Kang of PNC Park: Third baseman Jung Ho Kang sent a home run to the bushes in center field in the second inning, giving Pittsburgh a 2-1 lead. Kang is 10-for-30 (a .333 batting average) with three home runs in 10 games at PNC Park this season.

"Of course I was upset about the solo home runs. But I remember when [Pirates pitcher Jonathon] Niese was giving up a few of them earlier in the year, he'd get mad about it ... and I'd see him out there kicking the dirt around. Now that it's happening to me, I can't be upset about it when I'm trying to tell him to calm down."-- Locke, on keeping the two solo home runs he gave up in perspective
"It wasn't really a big deal. I just wasn't controlling my pitches. I was all over the place, but I battled. I did the best I could do." -- Chacin, on starting a day earlier than expected because Nick Tropeano was scratched from his scheduled Saturday start with a shoulder issue
Pirates catcher Chris Stewart seemingly lost count of the number of outs in the top of the first, jogging back to the dugout after Mike Trout struck out, thinking it was the end of the inning when it was only the second out. Escobar appeared to make the same mistake in the third, when he was doubled off second on a Calhoun fly ball that settled into Polanco's glove. But Scioscia said Escobar knew the situation and was just thinking it would bounce off the right-field wall. The fence is so close that Escobar wasn't sure if he would score if it fell in unless he got a running start. It wound up costing Trout an RBI opportunity.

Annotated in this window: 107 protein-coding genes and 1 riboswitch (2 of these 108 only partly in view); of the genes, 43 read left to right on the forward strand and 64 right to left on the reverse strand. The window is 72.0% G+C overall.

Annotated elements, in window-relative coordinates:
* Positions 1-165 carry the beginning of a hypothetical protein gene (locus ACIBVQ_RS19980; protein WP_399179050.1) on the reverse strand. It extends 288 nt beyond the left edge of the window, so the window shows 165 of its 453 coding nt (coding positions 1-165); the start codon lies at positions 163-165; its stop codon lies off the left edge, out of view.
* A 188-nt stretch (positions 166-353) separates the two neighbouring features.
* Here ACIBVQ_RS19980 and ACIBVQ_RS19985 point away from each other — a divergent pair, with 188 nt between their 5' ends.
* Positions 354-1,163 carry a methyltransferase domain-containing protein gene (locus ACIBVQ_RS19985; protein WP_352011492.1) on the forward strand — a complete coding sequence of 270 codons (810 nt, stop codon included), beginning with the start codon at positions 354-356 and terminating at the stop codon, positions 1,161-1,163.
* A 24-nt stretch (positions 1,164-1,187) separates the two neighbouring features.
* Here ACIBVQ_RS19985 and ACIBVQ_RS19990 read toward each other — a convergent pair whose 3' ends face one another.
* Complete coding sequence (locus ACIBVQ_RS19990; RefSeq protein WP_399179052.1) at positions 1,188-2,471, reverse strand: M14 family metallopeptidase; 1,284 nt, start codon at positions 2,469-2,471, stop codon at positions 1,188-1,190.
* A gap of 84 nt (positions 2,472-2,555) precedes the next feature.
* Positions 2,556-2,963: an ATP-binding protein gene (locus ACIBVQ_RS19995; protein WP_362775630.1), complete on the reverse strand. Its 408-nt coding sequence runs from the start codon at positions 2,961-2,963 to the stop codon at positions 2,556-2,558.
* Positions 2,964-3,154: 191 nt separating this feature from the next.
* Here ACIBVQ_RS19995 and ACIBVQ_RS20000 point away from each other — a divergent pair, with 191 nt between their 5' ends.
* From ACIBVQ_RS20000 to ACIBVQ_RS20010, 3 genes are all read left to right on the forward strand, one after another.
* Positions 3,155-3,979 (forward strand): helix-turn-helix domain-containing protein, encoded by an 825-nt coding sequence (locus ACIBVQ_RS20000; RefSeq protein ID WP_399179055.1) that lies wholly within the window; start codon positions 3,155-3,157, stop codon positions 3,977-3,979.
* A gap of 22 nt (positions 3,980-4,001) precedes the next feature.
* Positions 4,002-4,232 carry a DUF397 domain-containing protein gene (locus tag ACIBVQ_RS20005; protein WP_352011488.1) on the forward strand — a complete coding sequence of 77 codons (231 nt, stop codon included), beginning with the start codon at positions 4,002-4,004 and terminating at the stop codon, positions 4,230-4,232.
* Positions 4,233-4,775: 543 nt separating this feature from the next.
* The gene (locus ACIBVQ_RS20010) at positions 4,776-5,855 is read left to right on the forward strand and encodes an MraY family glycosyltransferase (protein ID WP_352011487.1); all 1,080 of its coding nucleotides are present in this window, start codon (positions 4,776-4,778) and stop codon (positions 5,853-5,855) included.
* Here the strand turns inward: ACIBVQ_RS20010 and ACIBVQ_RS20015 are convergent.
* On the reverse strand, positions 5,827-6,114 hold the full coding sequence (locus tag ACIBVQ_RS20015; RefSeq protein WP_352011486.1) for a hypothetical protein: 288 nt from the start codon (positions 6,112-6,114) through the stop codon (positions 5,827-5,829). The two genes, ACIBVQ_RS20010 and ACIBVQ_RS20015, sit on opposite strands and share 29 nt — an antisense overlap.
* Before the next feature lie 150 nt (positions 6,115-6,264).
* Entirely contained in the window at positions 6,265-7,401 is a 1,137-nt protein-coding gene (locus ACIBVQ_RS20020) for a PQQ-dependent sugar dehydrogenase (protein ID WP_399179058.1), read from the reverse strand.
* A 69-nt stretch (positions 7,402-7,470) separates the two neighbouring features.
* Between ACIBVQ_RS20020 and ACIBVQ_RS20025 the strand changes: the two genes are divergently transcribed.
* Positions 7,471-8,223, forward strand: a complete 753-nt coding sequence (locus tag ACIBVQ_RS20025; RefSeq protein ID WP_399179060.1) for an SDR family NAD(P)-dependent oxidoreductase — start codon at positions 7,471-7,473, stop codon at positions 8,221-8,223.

Joe Smith caught Andrew McCutchen leaning for the first out of the eighth inning, giving the Angels their Major League-leading 15th pickoff this season. No other team has picked off more than eight baserunners. The Major League record for pickoffs is 39, set by the 1992 Braves. The Angels are on pace for 44.

Smith worked around two walks and a hit-by-pitch that inning and admitted to pitching through discomfort in his left hamstring for the better part of the last three weeks. The Angels' setup man is determined to not land on the disabled list, saying: "It affects some stuff, but it's not painful enough to where I would say I can't pitch. It's definitely affected my delivery."
Angels: Lefty Hector Santiago takes the ball for Sunday's series finale at PNC Park, with first pitch set for 10:35 a.m. PT. Santiago (3-3, 4.96 ERA) has allowed seven home runs over his last three starts and was charged with six runs in 6 2/3 innings his last time out against the Tigers.
Pirates: Right-hander Gerrit Cole (5-4, 2.72 ERA) will start on Sunday at 1:35 p.m. ET as the Pirates try to win the series. In his last start, Cole gave up nine hits and three earned runs in 6 1/3 innings, taking the loss against the Marlins.
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Alden Gonzalez has covered the Angels for since 2012. Follow him on Twitter and Facebook, and listen to his podcast.

Sarah K. Spencer is a reporter for based in Pittsburgh.